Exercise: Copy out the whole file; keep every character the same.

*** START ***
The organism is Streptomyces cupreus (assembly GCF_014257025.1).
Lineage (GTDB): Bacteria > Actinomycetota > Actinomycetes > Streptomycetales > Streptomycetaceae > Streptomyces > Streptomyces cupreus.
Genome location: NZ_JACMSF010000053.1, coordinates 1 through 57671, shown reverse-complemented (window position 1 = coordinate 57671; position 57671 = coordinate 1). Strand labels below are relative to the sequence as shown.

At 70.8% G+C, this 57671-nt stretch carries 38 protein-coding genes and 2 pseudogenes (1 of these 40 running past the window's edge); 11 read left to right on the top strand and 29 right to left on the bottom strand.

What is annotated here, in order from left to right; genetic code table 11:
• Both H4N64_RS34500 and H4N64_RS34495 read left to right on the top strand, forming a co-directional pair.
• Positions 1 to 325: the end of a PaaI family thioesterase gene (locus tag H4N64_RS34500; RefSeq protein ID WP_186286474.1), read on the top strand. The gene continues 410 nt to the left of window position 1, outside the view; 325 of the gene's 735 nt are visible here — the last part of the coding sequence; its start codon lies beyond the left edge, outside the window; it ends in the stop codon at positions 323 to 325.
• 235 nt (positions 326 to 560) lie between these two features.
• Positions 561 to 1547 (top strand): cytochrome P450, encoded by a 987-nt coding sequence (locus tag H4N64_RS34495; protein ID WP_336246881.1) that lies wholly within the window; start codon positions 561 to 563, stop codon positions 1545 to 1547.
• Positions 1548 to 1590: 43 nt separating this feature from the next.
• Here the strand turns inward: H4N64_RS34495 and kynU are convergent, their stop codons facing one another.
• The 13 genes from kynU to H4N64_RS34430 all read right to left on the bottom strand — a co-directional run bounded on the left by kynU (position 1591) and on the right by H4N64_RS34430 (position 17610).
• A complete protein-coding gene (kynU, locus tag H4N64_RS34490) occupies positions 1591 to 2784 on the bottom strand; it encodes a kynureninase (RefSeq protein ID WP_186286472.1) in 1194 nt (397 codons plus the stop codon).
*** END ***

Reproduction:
The organism is Streptomyces cupreus (assembly GCF_014257025.1).
Lineage (GTDB): Bacteria > Actinomycetota > Actinomycetes > Streptomycetales > Streptomycetaceae > Streptomyces > Streptomyces cupreus.
Genome location: NZ_JACMSF010000053.1, coordinates 1 through 57671, shown reverse-complemented (window position 1 = coordinate 57671; position 57671 = coordinate 1). Strand labels below are relative to the sequence as shown.

At 70.8% G+C, this 57671-nt stretch carries 38 protein-coding genes and 2 pseudogenes (1 of these 40 running past the window's edge); 11 read left to right on the top strand and 29 right to left on the bottom strand.

What is annotated here, in order from left to right; genetic code table 11:
• Both H4N64_RS34500 and H4N64_RS34495 read left to right on the top strand, forming a co-directional pair.
• Positions 1 to 325: the end of a PaaI family thioesterase gene (locus tag H4N64_RS34500; RefSeq protein ID WP_186286474.1), read on the top strand. The gene continues 410 nt to the left of window position 1, outside the view; 325 of the gene's 735 nt are visible here — the last part of the coding sequence; its start codon lies beyond the left edge, outside the window; it ends in the stop codon at positions 323 to 325.
• 235 nt (positions 326 to 560) lie between these two features.
• Positions 561 to 1547 (top strand): cytochrome P450, encoded by a 987-nt coding sequence (locus tag H4N64_RS34495; protein ID WP_336246881.1) that lies wholly within the window; start codon positions 561 to 563, stop codon positions 1545 to 1547.
• Positions 1548 to 1590: 43 nt separating this feature from the next.
• Here the strand turns inward: H4N64_RS34495 and kynU are convergent, their stop codons facing one another.
• The 13 genes from kynU to H4N64_RS34430 all read right to left on the bottom strand — a co-directional run bounded on the left by kynU (position 1591) and on the right by H4N64_RS34430 (position 17610).
• A complete protein-coding gene (kynU, locus tag H4N64_RS34490) occupies positions 1591 to 2784 on the bottom strand; it encodes a kynureninase (RefSeq protein ID WP_186286472.1) in 1194 nt (397 codons plus the stop codon).